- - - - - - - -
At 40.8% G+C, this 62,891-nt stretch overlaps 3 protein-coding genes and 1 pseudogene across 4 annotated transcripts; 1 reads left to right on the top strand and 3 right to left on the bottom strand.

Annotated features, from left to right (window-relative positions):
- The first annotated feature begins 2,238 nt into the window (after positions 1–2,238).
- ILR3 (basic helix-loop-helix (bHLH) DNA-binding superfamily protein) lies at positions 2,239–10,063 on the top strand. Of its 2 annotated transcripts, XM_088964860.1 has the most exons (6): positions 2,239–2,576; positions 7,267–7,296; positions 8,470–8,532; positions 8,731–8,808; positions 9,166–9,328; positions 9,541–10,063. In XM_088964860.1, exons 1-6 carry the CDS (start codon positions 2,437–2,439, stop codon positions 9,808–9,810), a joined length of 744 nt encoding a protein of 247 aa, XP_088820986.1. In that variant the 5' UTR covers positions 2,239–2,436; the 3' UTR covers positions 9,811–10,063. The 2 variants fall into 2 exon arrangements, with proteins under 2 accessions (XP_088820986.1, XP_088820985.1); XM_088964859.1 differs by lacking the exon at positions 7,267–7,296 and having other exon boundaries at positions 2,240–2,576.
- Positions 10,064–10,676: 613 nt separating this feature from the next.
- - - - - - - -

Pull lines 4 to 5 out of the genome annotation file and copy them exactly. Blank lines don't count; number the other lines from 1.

- ILR3 (basic helix-loop-helix (bHLH) DNA-binding superfamily protein) lies at positions 2,239–10,063 on the top strand. Of its 2 annotated transcripts, XM_088964860.1 has the most exons (6): positions 2,239–2,576; positions 7,267–7,296; positions 8,470–8,532; positions 8,731–8,808; positions 9,166–9,328; positions 9,541–10,063. In XM_088964860.1, exons 1-6 carry the CDS (start codon positions 2,437–2,439, stop codon positions 9,808–9,810), a joined length of 744 nt encoding a protein of 247 aa, XP_088820986.1. In that variant the 5' UTR covers positions 2,239–2,436; the 3' UTR covers positions 9,811–10,063. The 2 variants fall into 2 exon arrangements, with proteins under 2 accessions (XP_088820986.1, XP_088820985.1); XM_088964859.1 differs by lacking the exon at positions 7,267–7,296 and having other exon boundaries at positions 2,240–2,576.
- Positions 10,064–10,676: 613 nt separating this feature from the next.